The United States should support freedom of expression in Iran. One manner of helping these organizations lies in the realm of Internet freedom and public diplomacy. The United States has made tentative forays into reopening Internet service to Iran in the face of the regime's efforts to choke it off, but more can and should be done. Washington should look into providing readily accessible means of communication to Iranian organizations, including software to help overcome Internet blockage and technologies to penetrate the Iranian government's obstructions of satellite transmissions. The more its members can be enabled to speak freely, the more the Iranian public and the world will be able to hear their messages, and the better they can assert their views. The Iranian regime is deeply concerned about losing control over information technology and equally concerned that such measures will provide an avenue for highlighting its arbitrary practices.
High-ranking U.S. officials should speak more openly and persistently about human rights conditions in Iran. U.S. officials have done an effective job of stressing Iran's nuclear violations and its unwillingness to conform to its proliferation commitments. However, the Islamic Republic's contrived political processes, its jailing of dissidents, and its discriminatory practices are rarely subjects of discussion by President Barack Obama or the relevant cabinet secretaries. Such declarations would send a message to Iranian officials and the public alike that Washington takes the welfare of Iran's citizenry into consideration as it plans its strategies.
The United States should pressure Iran into meeting international standards. Practices such as preventing defense lawyers from consulting their clients or detaining political prisoners without formally charging them are among the issues that the regime needs to address. In the meantime, U.S. officials who meet with their Iranian counterparts for nuclear discussions as part of the P5+1 (the five permanent members of the UN Security Council plus Germany) should also insist that the Islamic Republic release political prisoners and put a moratorium on all executions. A campaign of public advocacy by U.S. and UN officials can go a long way toward ameliorating prisoners' treatment, as was the case with political prisoners in South Africa and the Soviet Union whose welfare prompted much international outcry.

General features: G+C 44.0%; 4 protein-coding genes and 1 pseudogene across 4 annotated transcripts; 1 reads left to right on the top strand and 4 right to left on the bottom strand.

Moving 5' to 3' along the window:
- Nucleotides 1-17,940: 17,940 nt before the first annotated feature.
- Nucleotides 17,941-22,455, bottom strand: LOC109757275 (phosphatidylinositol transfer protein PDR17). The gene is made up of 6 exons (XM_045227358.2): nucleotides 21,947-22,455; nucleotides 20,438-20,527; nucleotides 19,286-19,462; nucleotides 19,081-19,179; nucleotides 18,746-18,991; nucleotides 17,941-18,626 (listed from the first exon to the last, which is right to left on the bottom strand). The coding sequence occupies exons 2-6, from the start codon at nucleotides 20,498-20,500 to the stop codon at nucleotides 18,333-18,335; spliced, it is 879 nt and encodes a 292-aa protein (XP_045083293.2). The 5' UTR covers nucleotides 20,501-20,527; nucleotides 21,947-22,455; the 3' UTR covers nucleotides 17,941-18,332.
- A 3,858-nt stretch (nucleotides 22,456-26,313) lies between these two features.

It is at times suggested that pursuing human rights concerns may obstruct the prospect of a comprehensive agreement. It is important to note that Iran seeks a nuclear agreement in order to get sanctions relief and legitimize its atomic activities. As such, Iran is unlikely to abandon the talks if U.S. officials speak of its human rights abuses. The Iranian regime has a lot at stake in the nuclear talks and is invested in their continuance.
The best U.S. efforts to highlight Iran's human rights violations may have a limited effect. Still, appealing to Iran's new president and the Iranian public opinion may nudge the Islamic Republic in the right direction. Even without such strategic benefits, Washington should advocate on behalf of Iranian citizens on account of the values and principles the United States professes to uphold. It may come to pass that one day the West will look back at such advocacy and appreciate that it proved far more critical than the many summits that have already been held on the nuclear issue.